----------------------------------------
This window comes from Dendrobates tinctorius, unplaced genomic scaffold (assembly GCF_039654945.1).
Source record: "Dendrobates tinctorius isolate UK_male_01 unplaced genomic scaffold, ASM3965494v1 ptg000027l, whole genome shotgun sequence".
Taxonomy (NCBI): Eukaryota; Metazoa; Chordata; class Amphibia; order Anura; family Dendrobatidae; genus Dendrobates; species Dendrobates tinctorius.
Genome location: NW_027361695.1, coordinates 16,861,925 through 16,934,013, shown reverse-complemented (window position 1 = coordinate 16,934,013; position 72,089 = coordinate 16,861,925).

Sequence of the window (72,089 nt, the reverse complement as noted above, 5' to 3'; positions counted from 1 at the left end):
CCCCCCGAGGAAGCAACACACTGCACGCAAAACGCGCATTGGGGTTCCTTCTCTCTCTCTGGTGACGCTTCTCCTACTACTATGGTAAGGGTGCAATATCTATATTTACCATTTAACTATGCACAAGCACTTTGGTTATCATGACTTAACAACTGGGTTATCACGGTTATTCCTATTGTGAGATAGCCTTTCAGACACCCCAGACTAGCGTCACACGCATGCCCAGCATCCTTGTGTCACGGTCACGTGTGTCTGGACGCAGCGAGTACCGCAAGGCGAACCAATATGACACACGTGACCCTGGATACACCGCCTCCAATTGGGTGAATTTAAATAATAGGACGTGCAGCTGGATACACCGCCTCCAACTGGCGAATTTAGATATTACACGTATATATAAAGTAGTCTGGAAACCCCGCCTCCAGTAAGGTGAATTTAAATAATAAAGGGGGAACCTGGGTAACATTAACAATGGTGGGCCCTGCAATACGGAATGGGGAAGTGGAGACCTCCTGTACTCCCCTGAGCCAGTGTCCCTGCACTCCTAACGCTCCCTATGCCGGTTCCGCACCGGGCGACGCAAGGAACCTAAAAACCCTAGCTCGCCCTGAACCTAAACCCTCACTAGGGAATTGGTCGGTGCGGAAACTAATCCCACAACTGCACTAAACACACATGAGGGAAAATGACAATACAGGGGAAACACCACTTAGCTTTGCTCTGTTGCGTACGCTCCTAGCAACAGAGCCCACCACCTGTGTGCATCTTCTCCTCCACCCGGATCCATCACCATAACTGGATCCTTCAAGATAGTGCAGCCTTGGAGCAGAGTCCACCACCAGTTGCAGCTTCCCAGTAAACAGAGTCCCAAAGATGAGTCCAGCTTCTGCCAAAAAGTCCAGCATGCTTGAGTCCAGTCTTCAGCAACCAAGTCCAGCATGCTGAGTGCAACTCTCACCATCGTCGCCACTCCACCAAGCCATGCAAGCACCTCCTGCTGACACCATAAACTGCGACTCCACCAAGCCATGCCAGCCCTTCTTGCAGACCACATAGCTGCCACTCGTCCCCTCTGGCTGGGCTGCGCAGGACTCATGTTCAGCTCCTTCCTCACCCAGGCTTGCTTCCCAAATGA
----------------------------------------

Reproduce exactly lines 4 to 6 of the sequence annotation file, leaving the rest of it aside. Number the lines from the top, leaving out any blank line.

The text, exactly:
Genome location: NW_027361695.1, coordinates 16,861,925 through 16,934,013, shown reverse-complemented (window position 1 = coordinate 16,934,013; position 72,089 = coordinate 16,861,925).

Sequence of the window (72,089 nt, the reverse complement as noted above, 5' to 3'; positions counted from 1 at the left end):
CCCCCCGAGGAAGCAACACACTGCACGCAAAACGCGCATTGGGGTTCCTTCTCTCTCTCTGGTGACGCTTCTCCTACTACTATGGTAAGGGTGCAATATCTATATTTACCATTTAACTATGCACAAGCACTTTGGTTATCATGACTTAACAACTGGGTTATCACGGTTATTCCTATTGTGAGATAGCCTTTCAGACACCCCAGACTAGCGTCACACGCATGCCCAGCATCCTTGTGTCACGGTCACGTGTGTCTGGACGCAGCGAGTACCGCAAGGCGAACCAATATGACACACGTGACCCTGGATACACCGCCTCCAATTGGGTGAATTTAAATAATAGGACGTGCAGCTGGATACACCGCCTCCAACTGGCGAATTTAGATATTACACGTATATATAAAGTAGTCTGGAAACCCCGCCTCCAGTAAGGTGAATTTAAATAATAAAGGGGGAACCTGGGTAACATTAACAATGGTGGGCCCTGCAATACGGAATGGGGAAGTGGAGACCTCCTGTACTCCCCTGAGCCAGTGTCCCTGCACTCCTAACGCTCCCTATGCCGGTTCCGCACCGGGCGACGCAAGGAACCTAAAAACCCTAGCTCGCCCTGAACCTAAACCCTCACTAGGGAATTGGTCGGTGCGGAAACTAATCCCACAACTGCACTAAACACACATGAGGGAAAATGACAATACAGGGGAAACACCACTTAGCTTTGCTCTGTTGCGTACGCTCCTAGCAACAGAGCCCACCACCTGTGTGCATCTTCTCCTCCACCCGGATCCATCACCATAACTGGATCCTTCAAGATAGTGCAGCCTTGGAGCAGAGTCCACCACCAGTTGCAGCTTCCCAGTAAACAGAGTCCCAAAGATGAGTCCAGCTTCTGCCAAAAAGTCCAGCATGCTTGAGTCCAGTCTTCAGCAACCAAGTCCAGCATGCTGAGTGCAACTCTCACCATCGTCGCCACTCCACCAAGCCATGCAAGCACCTCCTGCTGACACCATAAACTGCGACTCCACCAAGCCATGCCAGCCCTTCTTGCAGACCACATAGCTGCCACTCGTCCCCTCTGGCTGGGCTGCGCAGGACTCATGTTCAGCTCCTTCCTCACCCAGGCTTGCTTCCCAAATGA